The best social media campaigns are often those that are the most creative. At the end of the day, the ones that surprise you are the ones you will share repeatedly. Creativity leads to surprise/delight which leads to sharing.  So the question that arises is how does one create the social media campaigns that are most creative?

1.) Figure out your business goals: In order to drive very clear social media content, you need to figure out exactly why you are doing this social media campaign. To understand that, you need a very clear understanding of what your business goals are: sales or engagement or….? The clearer you can be aboutwhy you are creating this campaign the closer you’ll get to sharing a clear message with your audience.

2.) Figure out the Call to Action: Do you want people to click on a link, donate money, make a comment or make a purchase? You need a clear understanding of what you actually want people to do so that everything in the campaign creative will lead the person to one final action. The clearer the call to action, the more space you’ll have to come up with fun clever ideas.

3.) Play around. No matter how old or serious or “corporate” (the horror!) people become, they all essentially want to play. Play is a fundamental aspect of who we are as human beings. Our brains are hardwired for both play and imagination. Start to think about how you can play with your call to action (CTA) and what exactly is fun for another person about the way you are engaging.

4.) Bring in other voices: While social media people are great at social media, social media people are mostly community builders. Yes, you deliver great content. Yes, you drive sales. However, what you really do is get people together to form a movement. So, what you need are new and different people who can bring creative content and creative thinking to the community you own and manage. Bring them together and invite them to play with ideas around the call to action. My favorite brainstorming technique is this:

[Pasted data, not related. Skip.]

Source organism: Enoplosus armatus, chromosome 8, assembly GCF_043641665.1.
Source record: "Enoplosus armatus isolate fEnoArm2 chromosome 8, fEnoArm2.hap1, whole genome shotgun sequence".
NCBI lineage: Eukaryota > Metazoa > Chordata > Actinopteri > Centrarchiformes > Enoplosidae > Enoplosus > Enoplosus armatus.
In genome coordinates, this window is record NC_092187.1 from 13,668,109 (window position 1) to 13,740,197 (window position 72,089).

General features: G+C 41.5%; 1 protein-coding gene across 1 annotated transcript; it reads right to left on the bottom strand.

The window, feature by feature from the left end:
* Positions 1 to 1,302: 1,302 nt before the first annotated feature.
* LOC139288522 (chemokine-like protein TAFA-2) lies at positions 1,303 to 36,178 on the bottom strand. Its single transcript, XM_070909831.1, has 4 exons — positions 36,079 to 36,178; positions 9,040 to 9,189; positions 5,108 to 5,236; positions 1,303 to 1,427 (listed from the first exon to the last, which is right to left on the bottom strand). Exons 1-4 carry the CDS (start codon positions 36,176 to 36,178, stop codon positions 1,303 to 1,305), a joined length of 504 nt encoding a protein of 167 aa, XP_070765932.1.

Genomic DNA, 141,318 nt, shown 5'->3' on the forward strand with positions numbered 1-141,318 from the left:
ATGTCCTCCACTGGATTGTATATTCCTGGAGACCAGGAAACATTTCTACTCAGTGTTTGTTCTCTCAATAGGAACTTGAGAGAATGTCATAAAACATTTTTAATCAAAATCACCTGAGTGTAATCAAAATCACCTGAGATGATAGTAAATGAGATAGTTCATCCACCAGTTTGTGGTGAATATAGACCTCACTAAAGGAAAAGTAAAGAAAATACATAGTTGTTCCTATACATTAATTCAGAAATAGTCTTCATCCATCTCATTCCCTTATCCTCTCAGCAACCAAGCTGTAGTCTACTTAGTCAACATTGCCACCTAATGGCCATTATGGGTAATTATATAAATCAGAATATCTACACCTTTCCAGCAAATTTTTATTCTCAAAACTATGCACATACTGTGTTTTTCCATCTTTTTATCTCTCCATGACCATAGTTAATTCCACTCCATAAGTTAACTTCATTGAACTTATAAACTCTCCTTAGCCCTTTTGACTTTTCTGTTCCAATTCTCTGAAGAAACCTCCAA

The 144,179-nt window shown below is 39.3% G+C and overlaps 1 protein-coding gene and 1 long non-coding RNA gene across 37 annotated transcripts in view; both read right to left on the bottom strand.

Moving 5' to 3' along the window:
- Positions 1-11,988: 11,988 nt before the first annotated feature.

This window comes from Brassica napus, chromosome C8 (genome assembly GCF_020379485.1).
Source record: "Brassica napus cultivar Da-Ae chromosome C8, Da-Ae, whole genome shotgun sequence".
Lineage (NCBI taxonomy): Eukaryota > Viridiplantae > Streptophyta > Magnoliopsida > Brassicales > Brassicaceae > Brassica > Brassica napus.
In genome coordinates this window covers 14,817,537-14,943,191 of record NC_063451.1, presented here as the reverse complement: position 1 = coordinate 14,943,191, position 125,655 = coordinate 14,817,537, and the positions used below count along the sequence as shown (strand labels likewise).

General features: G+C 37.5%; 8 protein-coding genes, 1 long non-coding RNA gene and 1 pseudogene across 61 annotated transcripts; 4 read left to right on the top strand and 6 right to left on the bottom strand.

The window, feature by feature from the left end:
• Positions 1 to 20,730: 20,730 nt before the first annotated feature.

After identifying the central problem, ask the group to record responses to three questions:

  • How would a nine-year-old solve this problem?
  • How would a most-admired person resolve this problem?
  • How would this problem be resolves if resources were unlimited?

Give the group 10 minutes to brainstorm. Provide two final minutes for each group to think of one giant solution that considers responses to the three questions. This brainstorming exercise often results in solutions focused on the human element of an organization’s services or products.

5.) Pay Attention to the Trends and Recycle: Work on a quarterly trend report for your company. What are people doing in other cities, other industries and other age groups that is unique, surprising or different? How can you borrow ideas from these trends to start your own trend or land a new and different social media campaign? This question often nets interesting and positive results. However, you should also think about the opposite question. What trends that have fallen by the wayside can you now pick up and refurbish for a new campaign? People love throwbacks; what’s the one that can work for your brand?

Working through these different tips can help you and your team drive new, interesting and differentiated social media campaigns. Now, all you have to do is get started.

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